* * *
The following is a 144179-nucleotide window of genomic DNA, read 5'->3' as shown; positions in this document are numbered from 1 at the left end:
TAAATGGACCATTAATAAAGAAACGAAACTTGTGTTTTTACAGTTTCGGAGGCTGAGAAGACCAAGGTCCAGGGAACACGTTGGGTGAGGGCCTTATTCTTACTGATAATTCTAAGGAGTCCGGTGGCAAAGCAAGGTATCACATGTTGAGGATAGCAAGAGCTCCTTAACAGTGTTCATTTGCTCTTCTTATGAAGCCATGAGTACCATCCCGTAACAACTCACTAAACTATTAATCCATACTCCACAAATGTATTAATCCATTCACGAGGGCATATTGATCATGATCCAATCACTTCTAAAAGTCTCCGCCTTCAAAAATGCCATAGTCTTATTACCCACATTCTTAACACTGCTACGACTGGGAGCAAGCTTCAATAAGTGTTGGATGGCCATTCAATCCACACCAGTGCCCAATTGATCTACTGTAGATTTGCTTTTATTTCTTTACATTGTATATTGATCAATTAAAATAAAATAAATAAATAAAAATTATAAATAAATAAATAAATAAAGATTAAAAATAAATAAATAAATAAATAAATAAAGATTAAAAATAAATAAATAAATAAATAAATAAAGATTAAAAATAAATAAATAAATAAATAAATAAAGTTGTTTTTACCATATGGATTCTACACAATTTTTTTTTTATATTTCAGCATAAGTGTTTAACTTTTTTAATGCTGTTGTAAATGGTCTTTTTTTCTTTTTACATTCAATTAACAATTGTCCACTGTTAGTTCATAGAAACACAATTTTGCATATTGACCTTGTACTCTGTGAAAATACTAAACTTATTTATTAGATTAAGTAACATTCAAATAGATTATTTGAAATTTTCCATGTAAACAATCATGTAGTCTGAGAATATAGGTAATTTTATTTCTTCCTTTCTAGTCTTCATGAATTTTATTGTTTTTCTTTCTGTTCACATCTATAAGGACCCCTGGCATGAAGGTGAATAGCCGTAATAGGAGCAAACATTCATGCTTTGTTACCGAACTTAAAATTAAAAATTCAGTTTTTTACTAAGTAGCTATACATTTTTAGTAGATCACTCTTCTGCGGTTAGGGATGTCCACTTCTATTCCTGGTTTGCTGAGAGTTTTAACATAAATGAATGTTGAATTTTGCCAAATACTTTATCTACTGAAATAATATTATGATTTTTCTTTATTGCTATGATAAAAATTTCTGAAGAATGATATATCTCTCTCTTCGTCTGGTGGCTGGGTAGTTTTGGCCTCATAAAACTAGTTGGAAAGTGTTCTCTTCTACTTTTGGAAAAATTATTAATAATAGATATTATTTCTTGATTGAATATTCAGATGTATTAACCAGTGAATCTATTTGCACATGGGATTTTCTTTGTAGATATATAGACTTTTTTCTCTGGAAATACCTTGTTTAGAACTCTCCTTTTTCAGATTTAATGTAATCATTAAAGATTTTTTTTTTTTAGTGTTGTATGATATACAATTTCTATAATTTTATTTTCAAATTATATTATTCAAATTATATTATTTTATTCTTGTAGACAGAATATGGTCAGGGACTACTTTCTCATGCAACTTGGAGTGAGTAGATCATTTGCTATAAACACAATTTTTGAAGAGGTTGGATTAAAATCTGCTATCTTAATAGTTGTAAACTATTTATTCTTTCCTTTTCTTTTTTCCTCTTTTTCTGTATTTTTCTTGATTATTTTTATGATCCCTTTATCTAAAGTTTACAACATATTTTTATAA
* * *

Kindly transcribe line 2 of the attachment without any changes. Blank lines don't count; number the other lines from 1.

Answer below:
TAAATGGACCATTAATAAAGAAACGAAACTTGTGTTTTTACAGTTTCGGAGGCTGAGAAGACCAAGGTCCAGGGAACACGTTGGGTGAGGGCCTTATTCTTACTGATAATTCTAAGGAGTCCGGTGGCAAAGCAAGGTATCACATGTTGAGGATAGCAAGAGCTCCTTAACAGTGTTCATTTGCTCTTCTTATGAAGCCATGAGTACCATCCCGTAACAACTCACTAAACTATTAATCCATACTCCACAAATGTATTAATCCATTCACGAGGGCATATTGATCATGATCCAATCACTTCTAAAAGTCTCCGCCTTCAAAAATGCCATAGTCTTATTACCCACATTCTTAACACTGCTACGACTGGGAGCAAGCTTCAATAAGTGTTGGATGGCCATTCAATCCACACCAGTGCCCAATTGATCTACTGTAGATTTGCTTTTATTTCTTTACATTGTATATTGATCAATTAAAATAAAATAAATAAATAAAAATTATAAATAAATAAATAAATAAAGATTAAAAATAAATAAATAAATAAATAAATAAAGATTAAAAATAAATAAATAAATAAATAAATAAAGATTAAAAATAAATAAATAAATAAATAAATAAAGTTGTTTTTACCATATGGATTCTACACAATTTTTTTTTTATATTTCAGCATAAGTGTTTAACTTTTTTAATGCTGTTGTAAATGGTCTTTTTTTCTTTTTACATTCAATTAACAATTGTCCACTGTTAGTTCATAGAAACACAATTTTGCATATTGACCTTGTACTCTGTGAAAATACTAAACTTATTTATTAGATTAAGTAACATTCAAATAGATTATTTGAAATTTTCCATGTAAACAATCATGTAGTCTGAGAATATAGGTAATTTTATTTCTTCCTTTCTAGTCTTCATGAATTTTATTGTTTTTCTTTCTGTTCACATCTATAAGGACCCCTGGCATGAAGGTGAATAGCCGTAATAGGAGCAAACATTCATGCTTTGTTACCGAACTTAAAATTAAAAATTCAGTTTTTTACTAAGTAGCTATACATTTTTAGTAGATCACTCTTCTGCGGTTAGGGATGTCCACTTCTATTCCTGGTTTGCTGAGAGTTTTAACATAAATGAATGTTGAATTTTGCCAAATACTTTATCTACTGAAATAATATTATGATTTTTCTTTATTGCTATGATAAAAATTTCTGAAGAATGATATATCTCTCTCTTCGTCTGGTGGCTGGGTAGTTTTGGCCTCATAAAACTAGTTGGAAAGTGTTCTCTTCTACTTTTGGAAAAATTATTAATAATAGATATTATTTCTTGATTGAATATTCAGATGTATTAACCAGTGAATCTATTTGCACATGGGATTTTCTTTGTAGATATATAGACTTTTTTCTCTGGAAATACCTTGTTTAGAACTCTCCTTTTTCAGATTTAATGTAATCATTAAAGATTTTTTTTTTTTAGTGTTGTATGATATACAATTTCTATAATTTTATTTTCAAATTATATTATTCAAATTATATTATTTTATTCTTGTAGACAGAATATGGTCAGGGACTACTTTCTCATGCAACTTGGAGTGAGTAGATCATTTGCTATAAACACAATTTTTGAAGAGGTTGGATTAAAATCTGCTATCTTAATAGTTGTAAACTATTTATTCTTTCCTTTTCTTTTTTCCTCTTTTTCTGTATTTTTCTTGATTATTTTTATGATCCCTTTATCTAAAGTTTACAACATATTTTTATAA